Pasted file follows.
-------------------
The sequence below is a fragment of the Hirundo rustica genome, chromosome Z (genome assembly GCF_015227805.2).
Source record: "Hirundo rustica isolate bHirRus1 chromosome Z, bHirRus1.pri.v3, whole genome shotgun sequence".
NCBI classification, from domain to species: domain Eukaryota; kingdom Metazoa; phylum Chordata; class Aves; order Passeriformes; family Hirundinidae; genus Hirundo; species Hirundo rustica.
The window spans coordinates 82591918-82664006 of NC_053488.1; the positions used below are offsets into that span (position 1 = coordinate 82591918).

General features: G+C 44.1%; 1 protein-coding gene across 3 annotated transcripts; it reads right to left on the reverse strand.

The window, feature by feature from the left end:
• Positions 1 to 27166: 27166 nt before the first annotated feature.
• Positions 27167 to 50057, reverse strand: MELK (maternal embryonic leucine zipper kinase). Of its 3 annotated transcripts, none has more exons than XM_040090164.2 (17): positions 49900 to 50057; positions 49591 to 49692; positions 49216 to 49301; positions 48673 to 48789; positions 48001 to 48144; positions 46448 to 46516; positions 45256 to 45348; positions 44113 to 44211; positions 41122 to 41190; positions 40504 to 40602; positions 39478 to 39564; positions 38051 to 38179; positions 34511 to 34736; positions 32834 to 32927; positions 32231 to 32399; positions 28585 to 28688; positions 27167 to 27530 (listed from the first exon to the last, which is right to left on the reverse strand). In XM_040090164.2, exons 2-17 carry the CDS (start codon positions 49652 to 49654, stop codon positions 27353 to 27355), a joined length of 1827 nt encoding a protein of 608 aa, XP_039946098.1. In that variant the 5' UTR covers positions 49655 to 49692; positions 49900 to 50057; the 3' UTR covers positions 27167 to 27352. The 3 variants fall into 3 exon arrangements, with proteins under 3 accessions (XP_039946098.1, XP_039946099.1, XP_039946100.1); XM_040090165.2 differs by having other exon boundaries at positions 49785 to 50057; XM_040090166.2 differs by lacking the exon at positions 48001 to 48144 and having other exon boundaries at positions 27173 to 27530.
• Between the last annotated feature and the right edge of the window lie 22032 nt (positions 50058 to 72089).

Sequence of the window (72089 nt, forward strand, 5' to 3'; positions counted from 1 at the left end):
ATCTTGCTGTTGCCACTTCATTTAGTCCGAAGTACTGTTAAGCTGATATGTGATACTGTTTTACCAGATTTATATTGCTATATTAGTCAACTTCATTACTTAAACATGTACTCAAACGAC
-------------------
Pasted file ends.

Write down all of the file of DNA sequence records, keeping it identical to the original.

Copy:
The sequence below is a fragment of the Hirundo rustica genome, chromosome Z (genome assembly GCF_015227805.2).
Source record: "Hirundo rustica isolate bHirRus1 chromosome Z, bHirRus1.pri.v3, whole genome shotgun sequence".
NCBI classification, from domain to species: domain Eukaryota; kingdom Metazoa; phylum Chordata; class Aves; order Passeriformes; family Hirundinidae; genus Hirundo; species Hirundo rustica.
The window spans coordinates 82591918-82664006 of NC_053488.1; the positions used below are offsets into that span (position 1 = coordinate 82591918).

General features: G+C 44.1%; 1 protein-coding gene across 3 annotated transcripts; it reads right to left on the reverse strand.

The window, feature by feature from the left end:
• Positions 1 to 27166: 27166 nt before the first annotated feature.
• Positions 27167 to 50057, reverse strand: MELK (maternal embryonic leucine zipper kinase). Of its 3 annotated transcripts, none has more exons than XM_040090164.2 (17): positions 49900 to 50057; positions 49591 to 49692; positions 49216 to 49301; positions 48673 to 48789; positions 48001 to 48144; positions 46448 to 46516; positions 45256 to 45348; positions 44113 to 44211; positions 41122 to 41190; positions 40504 to 40602; positions 39478 to 39564; positions 38051 to 38179; positions 34511 to 34736; positions 32834 to 32927; positions 32231 to 32399; positions 28585 to 28688; positions 27167 to 27530 (listed from the first exon to the last, which is right to left on the reverse strand). In XM_040090164.2, exons 2-17 carry the CDS (start codon positions 49652 to 49654, stop codon positions 27353 to 27355), a joined length of 1827 nt encoding a protein of 608 aa, XP_039946098.1. In that variant the 5' UTR covers positions 49655 to 49692; positions 49900 to 50057; the 3' UTR covers positions 27167 to 27352. The 3 variants fall into 3 exon arrangements, with proteins under 3 accessions (XP_039946098.1, XP_039946099.1, XP_039946100.1); XM_040090165.2 differs by having other exon boundaries at positions 49785 to 50057; XM_040090166.2 differs by lacking the exon at positions 48001 to 48144 and having other exon boundaries at positions 27173 to 27530.
• Between the last annotated feature and the right edge of the window lie 22032 nt (positions 50058 to 72089).

Sequence of the window (72089 nt, forward strand, 5' to 3'; positions counted from 1 at the left end):
ATCTTGCTGTTGCCACTTCATTTAGTCCGAAGTACTGTTAAGCTGATATGTGATACTGTTTTACCAGATTTATATTGCTATATTAGTCAACTTCATTACTTAAACATGTACTCAAACGAC